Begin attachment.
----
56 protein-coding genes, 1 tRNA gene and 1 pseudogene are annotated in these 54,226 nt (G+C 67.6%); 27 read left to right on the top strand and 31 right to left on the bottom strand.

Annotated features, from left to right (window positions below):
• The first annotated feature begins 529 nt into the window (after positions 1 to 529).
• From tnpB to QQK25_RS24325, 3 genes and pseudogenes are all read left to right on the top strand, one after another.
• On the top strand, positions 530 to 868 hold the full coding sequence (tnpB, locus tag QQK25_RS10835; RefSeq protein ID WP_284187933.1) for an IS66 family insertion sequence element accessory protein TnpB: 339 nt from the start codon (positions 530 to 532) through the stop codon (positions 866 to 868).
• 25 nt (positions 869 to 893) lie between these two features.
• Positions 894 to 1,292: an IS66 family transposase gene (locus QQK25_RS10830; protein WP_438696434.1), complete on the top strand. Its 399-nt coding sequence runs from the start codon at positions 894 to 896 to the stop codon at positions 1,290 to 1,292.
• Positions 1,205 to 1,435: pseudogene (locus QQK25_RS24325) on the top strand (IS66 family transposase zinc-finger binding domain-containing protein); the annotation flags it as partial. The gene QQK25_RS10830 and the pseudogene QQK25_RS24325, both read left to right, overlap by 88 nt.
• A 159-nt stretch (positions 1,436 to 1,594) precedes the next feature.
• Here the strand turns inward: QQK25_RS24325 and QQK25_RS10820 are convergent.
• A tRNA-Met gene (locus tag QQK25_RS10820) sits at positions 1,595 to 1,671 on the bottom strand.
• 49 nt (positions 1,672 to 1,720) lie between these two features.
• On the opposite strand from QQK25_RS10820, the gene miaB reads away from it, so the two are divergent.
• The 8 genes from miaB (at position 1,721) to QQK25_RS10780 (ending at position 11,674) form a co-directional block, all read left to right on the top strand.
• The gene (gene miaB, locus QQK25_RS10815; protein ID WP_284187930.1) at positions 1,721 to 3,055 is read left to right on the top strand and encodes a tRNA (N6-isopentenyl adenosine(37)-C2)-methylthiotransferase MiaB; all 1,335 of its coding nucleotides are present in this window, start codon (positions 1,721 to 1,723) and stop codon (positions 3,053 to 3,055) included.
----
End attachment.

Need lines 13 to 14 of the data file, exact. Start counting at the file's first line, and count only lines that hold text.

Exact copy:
• On the opposite strand from QQK25_RS10820, the gene miaB reads away from it, so the two are divergent.
• The 8 genes from miaB (at position 1,721) to QQK25_RS10780 (ending at position 11,674) form a co-directional block, all read left to right on the top strand.